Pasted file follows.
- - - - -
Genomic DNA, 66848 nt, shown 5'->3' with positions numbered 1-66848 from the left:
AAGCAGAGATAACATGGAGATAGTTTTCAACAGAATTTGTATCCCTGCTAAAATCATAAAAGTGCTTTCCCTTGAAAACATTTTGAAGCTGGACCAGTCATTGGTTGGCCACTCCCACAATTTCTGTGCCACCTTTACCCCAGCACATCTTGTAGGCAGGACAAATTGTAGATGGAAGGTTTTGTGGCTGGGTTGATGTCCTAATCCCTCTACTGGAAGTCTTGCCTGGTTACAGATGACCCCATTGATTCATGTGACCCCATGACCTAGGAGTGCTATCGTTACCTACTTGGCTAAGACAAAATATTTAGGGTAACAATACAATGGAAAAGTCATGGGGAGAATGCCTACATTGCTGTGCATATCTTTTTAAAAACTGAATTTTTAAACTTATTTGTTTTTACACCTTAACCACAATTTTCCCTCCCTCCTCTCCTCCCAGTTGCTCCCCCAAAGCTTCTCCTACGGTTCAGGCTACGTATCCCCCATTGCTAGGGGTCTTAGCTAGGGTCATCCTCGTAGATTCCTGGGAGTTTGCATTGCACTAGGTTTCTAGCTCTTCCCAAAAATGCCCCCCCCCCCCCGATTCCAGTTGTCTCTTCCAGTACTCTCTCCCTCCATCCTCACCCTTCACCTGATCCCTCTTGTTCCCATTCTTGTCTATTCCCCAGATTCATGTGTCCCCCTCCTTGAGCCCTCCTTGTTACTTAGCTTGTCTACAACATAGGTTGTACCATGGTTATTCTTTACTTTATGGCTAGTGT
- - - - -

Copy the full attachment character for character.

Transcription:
Genomic DNA, 66848 nt, shown 5'->3' with positions numbered 1-66848 from the left:
AAGCAGAGATAACATGGAGATAGTTTTCAACAGAATTTGTATCCCTGCTAAAATCATAAAAGTGCTTTCCCTTGAAAACATTTTGAAGCTGGACCAGTCATTGGTTGGCCACTCCCACAATTTCTGTGCCACCTTTACCCCAGCACATCTTGTAGGCAGGACAAATTGTAGATGGAAGGTTTTGTGGCTGGGTTGATGTCCTAATCCCTCTACTGGAAGTCTTGCCTGGTTACAGATGACCCCATTGATTCATGTGACCCCATGACCTAGGAGTGCTATCGTTACCTACTTGGCTAAGACAAAATATTTAGGGTAACAATACAATGGAAAAGTCATGGGGAGAATGCCTACATTGCTGTGCATATCTTTTTAAAAACTGAATTTTTAAACTTATTTGTTTTTACACCTTAACCACAATTTTCCCTCCCTCCTCTCCTCCCAGTTGCTCCCCCAAAGCTTCTCCTACGGTTCAGGCTACGTATCCCCCATTGCTAGGGGTCTTAGCTAGGGTCATCCTCGTAGATTCCTGGGAGTTTGCATTGCACTAGGTTTCTAGCTCTTCCCAAAAATGCCCCCCCCCCCCCGATTCCAGTTGTCTCTTCCAGTACTCTCTCCCTCCATCCTCACCCTTCACCTGATCCCTCTTGTTCCCATTCTTGTCTATTCCCCAGATTCATGTGTCCCCCTCCTTGAGCCCTCCTTGTTACTTAGCTTGTCTACAACATAGGTTGTACCATGGTTATTCTTTACTTTATGGCTAGTGT